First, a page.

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The Breakdown: Eisenberg's Five Thoughts on Ravens vs. Browns


Five thoughts on the Ravens' 31-15 win over the Cleveland Browns Sunday at FirstEnergy Stadium:

I'll get to how they did it in a minute, but the thing to do now is step back and focus on what the Ravens did by avenging their last loss and stretching their winning streak to 11 straight games. They've established a great record over the years, won two Super Bowls, enjoyed postseason success, but they've always had to do it the hard way, i.e., go on the road and win as underdogs. No more. This win assured them of being the No. 1 seed in the AFC playoffs for the first time. It's a sweet deal. They get a first-round bye and home-field advantage throughout the conference playoffs, which means some team is going to have to beat them at M&T Bank Stadium for them not to go to the Super Bowl. "It's huge," said guard Marshal Yanda, and yes, it's quite an accomplishment. The entire football operation deserves kudos, from the front office to the coaches to the players. Think about this: The Ravens, those famous playoff road warriors, don't have to get on another plane until they're headed to Miami for the Super Bowl, provided they get that far. I told you it was a sweet deal.

No one is going to suggest the Browns have brought out the best in the Ravens in 2019. Cleveland won the first meeting in September, and the Ravens were sloppier than usual at times in this rematch. Penalties hurt them. The ball was on ground three times. Baltimore trailed early and did not score until near the end of the first half. But there's a reason why they're Super Bowl contenders and the Browns are going nowhere. The Ravens have a lot more going for them, and that became plainly evident once Lamar Jackson and the offense got untracked. Cleveland's defense couldn't stop them, and suddenly, a close, tense game was neither. After trailing, 6-0, near the end of the first half, the Ravens went touchdown, touchdown, touchdown, field goal, touchdown on their next five possessions. And to be clear, it was Jackson's passing, not his running, that got the offense going. He threw for 138 yards and two touchdowns in the last two minutes of the first half, a flurry from which the Browns never recovered. The quarterback whose passing was being scrutinized and questioned in September now owns the franchise record for touchdown passes in a season.

At the time, it didn't seem like it would be the key play of the game. But it surely was. The Browns had that 6-0 lead and also had the ball with a little over two minutes left in the first half. On a third-and-1 play at their 22, Cleveland quarterback Baker Mayfield pitched to Kareem Hunt. Jaylon Ferguson, the Ravens' rookie linebacker, read the call and blasted Hunt for a loss, with help from Earl Thomas III. Instead of gaining the one yard they needed, maintaining possession and trying to extend their lead before halftime, the Browns had to punt. It didn't seem overly important because the Ravens were out of timeouts, theoretically limiting their ability to pull off a successful drive in hurry-up mode. But they scored two touchdowns in hurry-up mode before halftime. It was odd in that Jackson had not looked especially sharp throwing the ball to that point, but suddenly, his receivers were open and he was throwing strikes. His under-the-gun pass to Mark Andrews for the second touchdown ranks with the unit's best plays of the year. Anyway, the point is none of it might have happened if the Browns had converted that third-and-short. Ferguson's stop turned the game around.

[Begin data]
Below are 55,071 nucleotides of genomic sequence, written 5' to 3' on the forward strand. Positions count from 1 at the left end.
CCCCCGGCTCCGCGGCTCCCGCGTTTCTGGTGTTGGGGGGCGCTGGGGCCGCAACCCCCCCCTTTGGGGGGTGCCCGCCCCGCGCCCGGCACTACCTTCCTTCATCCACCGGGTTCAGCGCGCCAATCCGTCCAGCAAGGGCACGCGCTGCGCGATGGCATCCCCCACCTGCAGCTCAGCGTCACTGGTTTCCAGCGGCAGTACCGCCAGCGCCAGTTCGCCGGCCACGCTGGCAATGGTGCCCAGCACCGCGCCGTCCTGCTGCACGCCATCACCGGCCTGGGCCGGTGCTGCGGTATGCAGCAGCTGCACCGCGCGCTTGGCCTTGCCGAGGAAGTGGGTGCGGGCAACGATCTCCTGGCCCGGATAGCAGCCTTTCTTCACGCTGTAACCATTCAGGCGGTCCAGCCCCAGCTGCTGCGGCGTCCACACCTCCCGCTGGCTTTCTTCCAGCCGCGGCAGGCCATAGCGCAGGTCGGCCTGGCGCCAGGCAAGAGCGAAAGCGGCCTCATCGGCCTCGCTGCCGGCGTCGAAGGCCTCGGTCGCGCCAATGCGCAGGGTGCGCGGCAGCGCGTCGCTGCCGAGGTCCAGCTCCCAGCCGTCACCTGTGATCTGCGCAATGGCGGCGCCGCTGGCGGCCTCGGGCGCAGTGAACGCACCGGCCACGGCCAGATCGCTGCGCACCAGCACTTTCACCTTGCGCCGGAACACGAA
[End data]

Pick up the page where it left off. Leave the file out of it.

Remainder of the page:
If anything, this game presented an opportunity for the Ravens' defense to demonstrate how far it has come since its early-season struggles. Those culminated with an ugly loss to the Browns that convinced Baltimore's front office to make a flurry of personnel moves. Between the additions of those new players and the returns of Brandon Williams and Jimmy Smith, who missed the first game due to injury, the defense was far more formidable Sunday. Cleveland's Nick Chubb, who rushed for 165 yards in the first game, was a non-factor in the rematch (45 yards on 15 carries). Mayfield passed for 150 fewer yards. In the beginning, the personnel changes were all about finding a way to stop the run, a must for any Baltimore defense. Chubb's rough Sunday indicates that mission was accomplished. The pass defense also is markedly tighter with Smith back and healthy alongside Marlon Humphrey, Thomas, etc. The Browns' receivers made some plays Sunday, but as usual, nothing in the air really hurt the Ravens. That's how you win in today's NFL.

Check out the best photos from the Ravens' week 16 game against the Cleveland Browns at FirstEnergy Stadium on December 22, 2019.

Quick Hits: After Mark Ingram II went out with a calf injury, Gus Edwards and Justice Hill more than held up as a one-two punch at running back. Edwards averaged 6.6 yards on 12 carries, and Hill, looking more and more like a weapon, totaled 51 rushing and receiving yards and a touchdown on six touches … CBS' Tony Romo on the Ravens getting to play at home throughout the playoffs: "Someone is going to have to play the game of their season to go in there and win" … The Ravens had zero sacks and three quarterback hits, so their rush didn't exactly overwhelm Mayfield. It did make itself known at times (it led to Marlon Humphrey's game-ending interception), but the coverage was the unit's strength … The Ravens finished the season 7-1 on the road, another franchise first and maybe the most impressive stat of all.

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